The collection of work sets one physical gesture up against a contrasting one – perhaps like a set of cards. I guess I am hoping that by seeing a variety of possibilities, the viewer may recognise themselves, or at least, recognise humanity.
RB: What projects are you currently working on or have coming up in the future?
ST: I have been filming and drawing in the performing arts department at University of the South West College here in Cornwall. I would like to make a series of drawings, following the continual flow of movement of a body across a space – still very much looking at the physicality of human gesture, but instead of taking a frozen moment in time, tracing this movement across a space.
I would like to work in collaboration with performers, focusing on the interpretation of physical gesture, and out of this study, to create a number of large scale drawings and mono prints and perhaps present them in the form of an installation – a space combining live performance and drawing. These ideas are very much in their infancy, but watch this space.
There are two forms of invariance, two ways in which something can persist in being amid the unceasing flight and flux of forms. There is that which is changeless, the cliff-face rigid and immutable against gale and tide, the frigid polestar-constancy of that which does not alter where it alteration finds. And there is that which, taking leave from itself, nevertheless is able to come back to itself. Unrelentingness: resilience. The one stands against and outside change, the other finds constancy in and through it. The rock that seems sternly to rebut the mutable; and then the boiling maelstrom that is never the same thing for one microsecond, but builds constancy through rotation, repetition. As Michel Serres has said, le dure ne dure pas; seul dure le doux – the hard does not endure, only softness survives. Hardness melts or is eroded, softness persists in being by yielding, by dying easily, like flies, like snow, giving way, expiring without a thought, like a breath, like a mist, like a thought. When the going gets tough, only the weak, giving way, going under, can last out. The condition of Annie Cattrell’s work is this oscillating condition of mutatis mutandis: the things that have been changed being in their turn changed.
Art is not the only way in which humans have battled against variation and inconstancy, though it is one of the emblematic ways, the way that affects to figure forth all efforts in general to instance the general, the unchanging.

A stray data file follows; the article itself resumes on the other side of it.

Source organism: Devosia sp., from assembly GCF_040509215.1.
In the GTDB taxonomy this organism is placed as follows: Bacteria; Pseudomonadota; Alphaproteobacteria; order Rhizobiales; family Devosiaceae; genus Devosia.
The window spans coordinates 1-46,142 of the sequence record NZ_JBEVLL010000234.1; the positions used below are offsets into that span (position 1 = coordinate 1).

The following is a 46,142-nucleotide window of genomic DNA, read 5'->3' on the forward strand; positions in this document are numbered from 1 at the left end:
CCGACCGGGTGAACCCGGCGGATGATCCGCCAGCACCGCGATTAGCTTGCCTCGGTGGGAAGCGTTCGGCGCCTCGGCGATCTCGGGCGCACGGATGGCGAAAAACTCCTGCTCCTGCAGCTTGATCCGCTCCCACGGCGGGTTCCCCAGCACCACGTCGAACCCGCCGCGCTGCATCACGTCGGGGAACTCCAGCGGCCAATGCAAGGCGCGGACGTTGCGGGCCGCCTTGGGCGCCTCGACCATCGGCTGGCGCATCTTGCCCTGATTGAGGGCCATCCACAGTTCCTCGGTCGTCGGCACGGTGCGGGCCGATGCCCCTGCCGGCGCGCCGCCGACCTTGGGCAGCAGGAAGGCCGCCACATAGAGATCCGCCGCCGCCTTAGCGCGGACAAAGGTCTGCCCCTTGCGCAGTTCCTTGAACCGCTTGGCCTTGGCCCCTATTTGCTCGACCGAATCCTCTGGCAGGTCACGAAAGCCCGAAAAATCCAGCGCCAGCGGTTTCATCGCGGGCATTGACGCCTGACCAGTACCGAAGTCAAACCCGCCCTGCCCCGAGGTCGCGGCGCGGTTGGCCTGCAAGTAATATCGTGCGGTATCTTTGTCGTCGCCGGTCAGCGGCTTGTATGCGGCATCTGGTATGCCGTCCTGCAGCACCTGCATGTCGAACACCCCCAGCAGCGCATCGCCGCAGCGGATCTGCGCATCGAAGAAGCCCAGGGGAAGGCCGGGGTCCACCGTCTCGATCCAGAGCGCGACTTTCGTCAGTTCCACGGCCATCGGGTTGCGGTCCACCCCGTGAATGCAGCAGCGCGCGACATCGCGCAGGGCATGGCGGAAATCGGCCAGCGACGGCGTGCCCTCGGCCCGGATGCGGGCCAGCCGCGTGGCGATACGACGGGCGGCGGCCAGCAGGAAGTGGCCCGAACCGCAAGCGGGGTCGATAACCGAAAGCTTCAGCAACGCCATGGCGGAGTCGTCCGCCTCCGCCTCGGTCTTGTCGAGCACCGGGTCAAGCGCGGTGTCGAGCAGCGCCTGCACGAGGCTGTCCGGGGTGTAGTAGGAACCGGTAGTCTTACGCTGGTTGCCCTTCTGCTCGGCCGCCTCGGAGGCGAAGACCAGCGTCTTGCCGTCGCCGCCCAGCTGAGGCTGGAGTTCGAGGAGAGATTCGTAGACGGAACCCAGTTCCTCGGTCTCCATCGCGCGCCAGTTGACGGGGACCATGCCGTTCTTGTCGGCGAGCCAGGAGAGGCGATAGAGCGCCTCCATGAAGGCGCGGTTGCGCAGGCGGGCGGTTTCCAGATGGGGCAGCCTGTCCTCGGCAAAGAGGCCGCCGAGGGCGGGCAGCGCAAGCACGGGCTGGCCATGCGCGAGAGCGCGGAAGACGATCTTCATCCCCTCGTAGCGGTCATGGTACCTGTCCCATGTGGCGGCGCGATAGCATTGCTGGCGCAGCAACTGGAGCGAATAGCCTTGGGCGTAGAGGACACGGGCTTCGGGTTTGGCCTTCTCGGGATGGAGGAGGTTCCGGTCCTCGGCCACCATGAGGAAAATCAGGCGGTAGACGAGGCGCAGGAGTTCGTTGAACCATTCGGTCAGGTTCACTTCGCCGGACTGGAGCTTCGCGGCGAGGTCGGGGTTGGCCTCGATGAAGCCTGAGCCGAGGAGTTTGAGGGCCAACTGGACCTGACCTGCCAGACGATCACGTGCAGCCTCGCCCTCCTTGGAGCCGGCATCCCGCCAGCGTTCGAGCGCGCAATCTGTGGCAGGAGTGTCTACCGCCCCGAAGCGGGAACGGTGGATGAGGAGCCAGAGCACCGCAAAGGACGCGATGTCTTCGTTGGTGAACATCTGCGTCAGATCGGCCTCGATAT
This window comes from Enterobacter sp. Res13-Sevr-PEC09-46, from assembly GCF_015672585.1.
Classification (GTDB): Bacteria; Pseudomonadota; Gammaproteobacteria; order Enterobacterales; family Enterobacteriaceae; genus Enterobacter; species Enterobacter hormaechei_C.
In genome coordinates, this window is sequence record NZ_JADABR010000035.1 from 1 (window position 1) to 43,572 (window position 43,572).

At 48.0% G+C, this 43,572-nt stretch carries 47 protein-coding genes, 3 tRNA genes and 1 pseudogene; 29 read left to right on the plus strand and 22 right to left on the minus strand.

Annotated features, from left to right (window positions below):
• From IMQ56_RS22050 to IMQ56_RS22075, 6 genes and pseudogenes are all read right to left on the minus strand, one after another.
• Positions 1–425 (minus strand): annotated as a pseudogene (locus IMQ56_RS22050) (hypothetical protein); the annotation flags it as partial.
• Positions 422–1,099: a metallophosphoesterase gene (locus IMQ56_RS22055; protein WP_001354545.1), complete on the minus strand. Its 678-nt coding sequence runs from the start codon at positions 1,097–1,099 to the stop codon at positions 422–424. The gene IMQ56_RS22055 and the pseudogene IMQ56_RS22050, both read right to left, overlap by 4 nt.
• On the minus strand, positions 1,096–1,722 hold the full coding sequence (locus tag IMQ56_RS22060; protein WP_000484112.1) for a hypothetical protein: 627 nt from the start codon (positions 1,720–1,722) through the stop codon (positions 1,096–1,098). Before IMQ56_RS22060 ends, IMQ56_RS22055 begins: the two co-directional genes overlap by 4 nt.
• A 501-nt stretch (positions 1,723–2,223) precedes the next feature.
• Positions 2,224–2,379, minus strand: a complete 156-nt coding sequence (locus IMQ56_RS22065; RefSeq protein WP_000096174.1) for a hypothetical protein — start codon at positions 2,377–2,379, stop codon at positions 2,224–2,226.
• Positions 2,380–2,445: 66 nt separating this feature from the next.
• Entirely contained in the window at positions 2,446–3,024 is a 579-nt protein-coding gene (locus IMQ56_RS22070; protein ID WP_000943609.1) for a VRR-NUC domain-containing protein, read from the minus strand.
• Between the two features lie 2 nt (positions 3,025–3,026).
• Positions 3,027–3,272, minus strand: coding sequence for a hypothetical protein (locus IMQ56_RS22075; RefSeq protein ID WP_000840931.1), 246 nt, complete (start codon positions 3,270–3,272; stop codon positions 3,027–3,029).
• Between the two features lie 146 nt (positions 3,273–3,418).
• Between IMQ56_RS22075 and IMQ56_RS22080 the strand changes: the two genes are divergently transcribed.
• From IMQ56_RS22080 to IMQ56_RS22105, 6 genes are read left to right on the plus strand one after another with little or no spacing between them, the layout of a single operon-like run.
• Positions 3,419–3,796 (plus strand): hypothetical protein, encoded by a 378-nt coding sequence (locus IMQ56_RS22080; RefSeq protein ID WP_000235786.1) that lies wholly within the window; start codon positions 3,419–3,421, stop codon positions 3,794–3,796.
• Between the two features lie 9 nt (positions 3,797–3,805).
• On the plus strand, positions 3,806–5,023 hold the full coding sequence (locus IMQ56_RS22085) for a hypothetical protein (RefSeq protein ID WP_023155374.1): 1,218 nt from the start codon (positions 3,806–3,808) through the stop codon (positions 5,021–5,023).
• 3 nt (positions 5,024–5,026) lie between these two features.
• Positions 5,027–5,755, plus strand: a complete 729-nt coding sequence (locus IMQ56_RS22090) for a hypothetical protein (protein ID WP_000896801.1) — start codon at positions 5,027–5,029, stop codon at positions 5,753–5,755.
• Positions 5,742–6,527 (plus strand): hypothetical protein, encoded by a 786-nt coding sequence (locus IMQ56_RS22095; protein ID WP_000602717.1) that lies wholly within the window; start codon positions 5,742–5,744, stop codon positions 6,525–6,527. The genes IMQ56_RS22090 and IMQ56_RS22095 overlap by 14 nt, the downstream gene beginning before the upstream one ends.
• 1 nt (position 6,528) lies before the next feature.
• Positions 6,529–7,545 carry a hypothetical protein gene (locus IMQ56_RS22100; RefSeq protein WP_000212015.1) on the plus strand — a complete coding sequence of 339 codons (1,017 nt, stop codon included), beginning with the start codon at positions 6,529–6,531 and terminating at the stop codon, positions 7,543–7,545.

Art long ago had to concede its claims to exactitude to what are sometimes, oddly and anachronistically, called the ‘hard sciences’. Exactness implies exaction, that is requirement, severity, coercion – exact being the past participle of Latin exagere, to drive out. Exactness is exigent, obdurate, hard to please. Exactitude used once to guarantee the authority of the absolute, of that which is exactly and precisely itself. To be exact always implies some correspondence, some exact fit between two measures or registers, between an original and a copy, an inside and an outside, a prescription and an action. But as exactitude increases, becoming ever more exacting, something unexpected happens. The closer one approaches to absolute exactitude, the more it recedes. No two measurements of a given phenomenon can ever be exactly the same, or only will be if those measurements are in fact inexact. No observation can take account of precisely all the positions and velocities of all the molecules in a given volume of gas. The only way to be exact is in fact to estimate statistically. To begin with, as certainty increases, variability declines, until that certain point at which it begins once again to increase. At very minute scales, exactness merges once again into approximation. Exactness begins by being hard and rigorous, but as it increases, it becomes ever more frail, and almost infinitely weak in its susceptibility to uncontrollable fluctuations. So what is called ‘art’ and what is called ‘science’ change places once again. Art, ethics, politics, can allow themselves to aspire to the absolute because they make fewer demands of exactitude on themselves. Science must nowadays earn its name through a precision that must expose the inevitability of fluctuation and the necessity of approximation. At its limits, finitude meets the infinitesimal.